Friday, February 17, 2012

A Point of Personal Privilege

A couple of Madison media outlets have reported on an e-mail that Jim Troupis sent to some of his clients regarding my testimony before a legislative committee. The e-mail says that I had agreed to testify "in support of" the plan but that I needed to see the maps and some other data. Certain commenters here have suggested that I must have agreed to support the plan before I knew what was in the plan. Sort of like Nancy Pelosi.

Why anyone cares about my testimony is beyond me, but, since it's out there, I'll respond.

The implication is that I somehow promised to say that the plan would not be vulnerable to legal challenge no matter what. There's not a shred of evidence of that and it's untrue. Here's why.

First, such an accusation places a lot of a freight on one little e-mail. Of course, Jim Troupis was going to ask people to support his client's position. That's what lawyers do. His e-mail was intended to request the additional information that I needed in order to form an opinion and testify. It wasn't intended as a thorough exegesis of my position (which he didn't really know) or to reflect a guarantee that I'd support the legality of plan no matter what. Jim was saying what any lawyer who gets someone to testify says. "This guy is willing to support us but he needs to see what we did." It is implicit that, if what "we did" does not warrant support, support won't be forthcoming.
Of course, I expected that Jim would draw a legally sound plan. He's one of the best redistricting lawyers in the country. But I wouldn't have hesitated to say there was problem if I saw one.
Second, if the issue is what I agreed to do, then one ought to look at what I said. The e-mails that I sent or received were produced earlier in the litigation and are a matter of public record.

On June 29, Jim e-mailed me and said that the maps had been completed and met certain criteria -"substantially equal population, compact/contiguous and sensitivity to minority interests.". He asked if I would be willing to testify to that effect and offered to get me whatever I needed to look at. Just what I had or hadn't seen at that time, I don't know. I don't recall when the maps became publicly available.
I responded the next day. Referring to his "criteria," I told him that "[i}t's not hard to bless it on the first two with respect to federal review." That is because the districts would certainly be substantially equal in population (and they were) and there is, strictly speaking, no judicially enforceable constitutional requirement of contiguity and compactness (although they may be considered in connection with the evaluation of other claims).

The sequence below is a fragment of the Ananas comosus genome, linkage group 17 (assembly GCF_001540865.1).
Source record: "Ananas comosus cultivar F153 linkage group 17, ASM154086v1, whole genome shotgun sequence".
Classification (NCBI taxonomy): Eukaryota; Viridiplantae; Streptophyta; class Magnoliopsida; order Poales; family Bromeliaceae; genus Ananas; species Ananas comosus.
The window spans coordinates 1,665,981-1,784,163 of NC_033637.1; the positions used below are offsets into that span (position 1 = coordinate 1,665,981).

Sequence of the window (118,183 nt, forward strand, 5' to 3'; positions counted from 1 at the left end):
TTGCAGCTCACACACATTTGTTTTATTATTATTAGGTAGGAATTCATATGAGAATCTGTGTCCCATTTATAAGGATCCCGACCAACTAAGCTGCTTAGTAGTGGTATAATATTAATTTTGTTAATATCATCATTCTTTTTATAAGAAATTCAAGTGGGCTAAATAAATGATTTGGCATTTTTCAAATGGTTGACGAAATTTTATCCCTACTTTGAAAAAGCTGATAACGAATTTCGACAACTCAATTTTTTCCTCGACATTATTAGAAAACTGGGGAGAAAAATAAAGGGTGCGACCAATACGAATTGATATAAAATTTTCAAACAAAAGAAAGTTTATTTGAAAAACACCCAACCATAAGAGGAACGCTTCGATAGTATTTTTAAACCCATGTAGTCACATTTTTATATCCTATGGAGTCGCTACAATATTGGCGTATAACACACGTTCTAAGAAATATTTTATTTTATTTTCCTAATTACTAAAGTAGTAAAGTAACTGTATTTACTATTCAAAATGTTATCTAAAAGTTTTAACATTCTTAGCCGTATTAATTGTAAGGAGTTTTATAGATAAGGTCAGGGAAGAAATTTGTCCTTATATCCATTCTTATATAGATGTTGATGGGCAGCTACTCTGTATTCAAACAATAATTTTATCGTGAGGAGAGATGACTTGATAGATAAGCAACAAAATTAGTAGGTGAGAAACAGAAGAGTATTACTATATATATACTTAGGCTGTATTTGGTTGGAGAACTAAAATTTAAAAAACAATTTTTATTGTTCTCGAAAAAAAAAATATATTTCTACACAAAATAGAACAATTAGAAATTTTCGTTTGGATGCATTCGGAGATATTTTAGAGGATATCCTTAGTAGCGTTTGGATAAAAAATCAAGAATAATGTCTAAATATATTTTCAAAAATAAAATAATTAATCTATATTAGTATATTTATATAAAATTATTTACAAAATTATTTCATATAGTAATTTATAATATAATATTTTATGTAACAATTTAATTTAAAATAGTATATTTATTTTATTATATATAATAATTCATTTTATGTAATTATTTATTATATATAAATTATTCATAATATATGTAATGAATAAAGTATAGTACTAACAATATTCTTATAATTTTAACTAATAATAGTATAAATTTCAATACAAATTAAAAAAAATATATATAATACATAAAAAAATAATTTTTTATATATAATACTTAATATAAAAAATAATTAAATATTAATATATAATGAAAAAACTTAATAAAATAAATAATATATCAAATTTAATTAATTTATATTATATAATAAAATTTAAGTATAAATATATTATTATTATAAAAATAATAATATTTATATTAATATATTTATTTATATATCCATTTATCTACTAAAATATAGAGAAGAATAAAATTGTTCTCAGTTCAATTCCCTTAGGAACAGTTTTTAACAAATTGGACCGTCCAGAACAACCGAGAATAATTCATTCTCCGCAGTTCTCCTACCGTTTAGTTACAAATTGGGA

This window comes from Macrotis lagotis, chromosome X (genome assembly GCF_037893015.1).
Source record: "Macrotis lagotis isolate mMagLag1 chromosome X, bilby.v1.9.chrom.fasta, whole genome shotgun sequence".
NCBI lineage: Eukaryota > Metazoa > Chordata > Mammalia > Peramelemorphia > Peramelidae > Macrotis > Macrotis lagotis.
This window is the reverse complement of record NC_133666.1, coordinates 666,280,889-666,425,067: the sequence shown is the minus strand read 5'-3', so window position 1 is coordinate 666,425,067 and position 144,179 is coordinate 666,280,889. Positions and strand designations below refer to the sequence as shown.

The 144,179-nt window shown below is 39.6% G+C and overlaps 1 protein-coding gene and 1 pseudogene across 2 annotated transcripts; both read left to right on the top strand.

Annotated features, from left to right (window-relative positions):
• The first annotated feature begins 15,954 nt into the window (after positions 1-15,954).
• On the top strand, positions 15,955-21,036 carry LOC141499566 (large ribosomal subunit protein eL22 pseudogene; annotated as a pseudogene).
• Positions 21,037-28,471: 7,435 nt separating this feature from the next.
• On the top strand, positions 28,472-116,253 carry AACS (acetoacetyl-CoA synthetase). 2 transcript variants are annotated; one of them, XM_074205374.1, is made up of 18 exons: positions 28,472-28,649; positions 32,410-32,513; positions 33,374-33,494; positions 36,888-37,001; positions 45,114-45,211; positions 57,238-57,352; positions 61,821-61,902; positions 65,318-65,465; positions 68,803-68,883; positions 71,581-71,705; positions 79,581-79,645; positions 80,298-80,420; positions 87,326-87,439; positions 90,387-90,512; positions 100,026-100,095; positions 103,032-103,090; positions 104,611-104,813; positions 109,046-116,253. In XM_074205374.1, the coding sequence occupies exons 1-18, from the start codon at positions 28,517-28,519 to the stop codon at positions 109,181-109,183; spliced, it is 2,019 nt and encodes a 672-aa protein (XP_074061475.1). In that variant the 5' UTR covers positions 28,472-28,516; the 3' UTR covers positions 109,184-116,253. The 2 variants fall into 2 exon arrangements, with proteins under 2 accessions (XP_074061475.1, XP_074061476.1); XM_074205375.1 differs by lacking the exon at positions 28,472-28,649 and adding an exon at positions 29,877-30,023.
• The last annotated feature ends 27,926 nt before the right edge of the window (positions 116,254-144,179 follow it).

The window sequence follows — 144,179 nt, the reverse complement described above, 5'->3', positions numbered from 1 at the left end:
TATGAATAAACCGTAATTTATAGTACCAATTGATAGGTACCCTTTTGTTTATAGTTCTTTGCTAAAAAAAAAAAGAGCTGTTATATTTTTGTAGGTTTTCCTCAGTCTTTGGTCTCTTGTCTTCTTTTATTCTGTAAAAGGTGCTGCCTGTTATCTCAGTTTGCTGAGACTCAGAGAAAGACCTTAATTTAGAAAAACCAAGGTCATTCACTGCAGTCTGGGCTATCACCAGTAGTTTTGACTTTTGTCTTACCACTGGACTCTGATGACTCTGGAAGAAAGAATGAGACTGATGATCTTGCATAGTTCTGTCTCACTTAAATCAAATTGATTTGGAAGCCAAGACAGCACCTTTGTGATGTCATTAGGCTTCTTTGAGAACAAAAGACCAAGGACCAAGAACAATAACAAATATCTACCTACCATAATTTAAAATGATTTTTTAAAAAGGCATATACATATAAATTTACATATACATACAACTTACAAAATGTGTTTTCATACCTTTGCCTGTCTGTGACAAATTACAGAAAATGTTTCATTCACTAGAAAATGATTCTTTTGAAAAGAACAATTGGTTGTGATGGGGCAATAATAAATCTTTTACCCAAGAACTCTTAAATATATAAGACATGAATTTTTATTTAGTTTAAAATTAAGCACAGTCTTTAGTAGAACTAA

In my view, challenges to maps as a partisan gerrymander are, under a proper reading of the law, practically impossible. I said nothing about state constitutional review (which could be a different matter although it won't be an issue in the upcoming federal litigation) and did not say anything about "sensitivity to minority interests" at that time.

I asked for more information. I received it. I went ahead with my testimony.

Third, the views that I expressed before the committee regarding the difficulty of ever challenging a district as a partisan gerrymander are not new and were not contingent on who wrote the plan.
Here's how you can be sure.
I said the same thing on Marquette's faculty blog in February of 2010 and in the Journal Sentinel in October of 2010 - back when the Democrats had the Governor's chair and both houses of the legislature and before we knew which party would be in control when the maps were drawn. My point was that, if one party sweeps the election, the legislature is pretty much going to be able to draw the map it wants.

Maybe I'm wrong. But I am consistent.

Fourth, in case you're wondering, I was not paid for this. I received nothing. No compenation. No mileage. No parking. Nothing.

As an aside, one aspect of the e-mails released yesterday is interesting. They reveal that, notwithstanding Peter Earle's histrionics, the Republicans were in active negotiations with representatives of the Hispanic community regarding the creation of majority Hispanic districts.

That the maps were shared with Scott Jensen a few days before they were made public is not interesting. There is no prohibition against showing people drafts of legislation that have not yet been introduced and it's not at all surprising that legislators would try to line up support. It happens all the time.
Finally, I'm closing comments on this. I understand that there all sorts of (generally anonymous) people in the blogosphere who seem to fill some psychic need by flaming people who disagree with them. They can do it elsewhere.

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